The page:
50 years ago The Doors were thundering through the world at breakneck speed, having catapulted themselves to the forefront of rock culture with their 1967 debut album. Sadly it was a career which would be short lived, and there’s only a handful of fans on the planet who were lucky enough to see Jim, Ray, John, and Robby live.
Luckily for us, tribute bands like Unlocking The Doors exist. With a legendary discography in their back pocket and an Aussie tour closing in fast, we caught up with guitarist and vocalist Mick for the latest news.
Missed the boat on The Doors while they were around town? Don’t sleep on Unlocking The Doors, an Aussie tribute act doing the classic rock luminaries proper justice.
HAPPY: G’day Mick, how are things? What are you up to at the moment?
MICK: Hi, it’s been a time of change for us – we started this project three years ago and recently parted ways with our original drummer. John Densmore is not someone who is easily replicated, he is a certain style and nuance. Lee Carey (ex Midnight Swim and Dead Letter Chorus) has stepped in and is turning out to be a great fit for the part… we are very excited about our upcoming tour.
HAPPY: Tell us a little about how Unlocking The Doors got started.
MICK: Well to be frank, we never expected to be able to do justice to The Doors’ music. I have played in various bands with my partner Sandy and our friend Rich and we used to come home after gigs and Rich would insist on listening to The Doors on vinyl. When Ray Manzarek passed away in 2013 we decided to add a few Doors songs to our set to pay tribute to him, they came together much better than expected and the idea for Unlocking the Doors was born.
HAPPY: How long have you been performing together now?
MICK: We started seriously jamming Doors songs at the end of 2014 and played our first show in August 2015, after nine months spent workshopping a nucleus of songs and developing the show.
HAPPY: What goes into the first show for a tribute band? Practicing a performance is tough enough, but how about nailing the personas?
MICK: Rich has been a diehard Doors tragic for a very long time and this has greatly helped his ability to channel the persona of Jim Morrison, which is the centrepiece of the show. The four members of the band immersed themselves in trying to sonically replicate each of their parts as closely as possible and were listening to the Doors at home and in their cars on constant repeat until the songs were burnt into their subconscious. We still joke about waking in the middle of the night hearing random Doors riffs going through our heads.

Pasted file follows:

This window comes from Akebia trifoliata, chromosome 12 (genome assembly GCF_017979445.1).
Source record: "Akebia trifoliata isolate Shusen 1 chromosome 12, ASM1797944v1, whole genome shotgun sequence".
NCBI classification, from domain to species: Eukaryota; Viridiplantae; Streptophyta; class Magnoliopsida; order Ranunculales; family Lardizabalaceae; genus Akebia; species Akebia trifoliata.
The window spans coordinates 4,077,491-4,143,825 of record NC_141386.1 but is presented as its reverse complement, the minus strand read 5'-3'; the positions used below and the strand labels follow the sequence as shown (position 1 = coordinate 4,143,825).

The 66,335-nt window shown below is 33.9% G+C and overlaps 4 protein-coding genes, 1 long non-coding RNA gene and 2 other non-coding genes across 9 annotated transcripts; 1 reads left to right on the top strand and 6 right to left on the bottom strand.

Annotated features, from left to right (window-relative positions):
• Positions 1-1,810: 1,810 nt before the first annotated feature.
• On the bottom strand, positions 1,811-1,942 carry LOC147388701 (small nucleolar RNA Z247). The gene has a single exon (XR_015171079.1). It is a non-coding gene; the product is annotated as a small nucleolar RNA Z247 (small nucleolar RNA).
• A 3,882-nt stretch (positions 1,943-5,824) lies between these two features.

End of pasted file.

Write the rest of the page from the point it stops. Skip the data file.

HAPPY: 1968 was another big year for The Doors, one of their few in the spotlight. What do you think JM was doing on this day, 50 years back?
MICK: Interestingly, it is 50 years from the famous Hollywood Bowl concert that the Doors performed, supported by Steppenwolf and the Chambers Brothers. The concert was captured by multiple cameras and multitrack audio and contains some of Jim’s best poetic improvisations whilst he was reputedly under the influence of LSD. It has since been released as a live album in 1987 and a video in 2012. Picture this… Jim is a doing a pinnacle concert of his career looking down into the front row, and sees his long term girlfriend Pamela Courson sitting on Mick Jagger’s lap. He maintains his composure, sets his sights on a bug that his fluttered onto the stage, and turns his attention to it rather than anything else that is going on around him.
HAPPY: He’s a big pair of shoes to fill. Did you ever feel some kind of connection to JM before starting Unlocking The Doors?
MICK: All the members of Unlocking the Doors are huge fans of the Doors but our Jim Morrison, Rich is complete devotee and is able to replicate Jims distinctive vocal inflections, stage mannerisms and antics to perfection. As a band we are very protective of the Doors legacy and made a conscious decision not to produce our own merch, instead directing audiences to purchase genuine Doors merch and recordings. Many of our fans attend the gigs wearing Doors t-shirts or 60s style gear which adds to the vibe of the night.
HAPPY: What are some of the less-publicised facts about The Doors and Jim that you’ve come across in your time?
MICK: The Doors did not have a dedicated bassist, the lack of a bass guitarist freed up sonic space and helped the group distinguish their sound from other late ’60s bands. When he was four years old, Morrison allegedly witnessed a car accident in the desert, during which a truck overturned and some Native Americans were lying injured at the side of the road. He referred to this incident in The Doors’ song “Peace Frog” on their 1970 album Morrison Hotel, as well as in the spoken word performances “Dawn’s Highway” and “Ghost Song” on the posthumous 1978 album An American Prayer. Morrison believed this incident to be the most formative event of his life, and made repeated references to it in the imagery in his songs, poems, and interviews.
HAPPY: You’ve locked in yet another tour around Australia, what can we look forward to at these shows?
MICK: Our upcoming shows will include a suite of the Doors’ big hits and also a few of the more obscure and off beat songs; on the quiet, there will be a few tributes to the Hollywood Bowl show surfacing at some of the shows also
HAPPY: Looking forward to it all!
Catch Unlocking The Doors live on their upcoming Australian tour:
July 27th – Lizottes, Newcastle
July 28th – Django Bar, Marrickville
August 10th – Sooki Lounge, Belgrave (Melbourne)
August 18th – City Diggers, Wollongong (Autism Fundraiser)
August 24th – Central Hotel, Shellharbour
August 25th – Leadbelly, Newtown
September 7th – Brass Monkey, Cronulla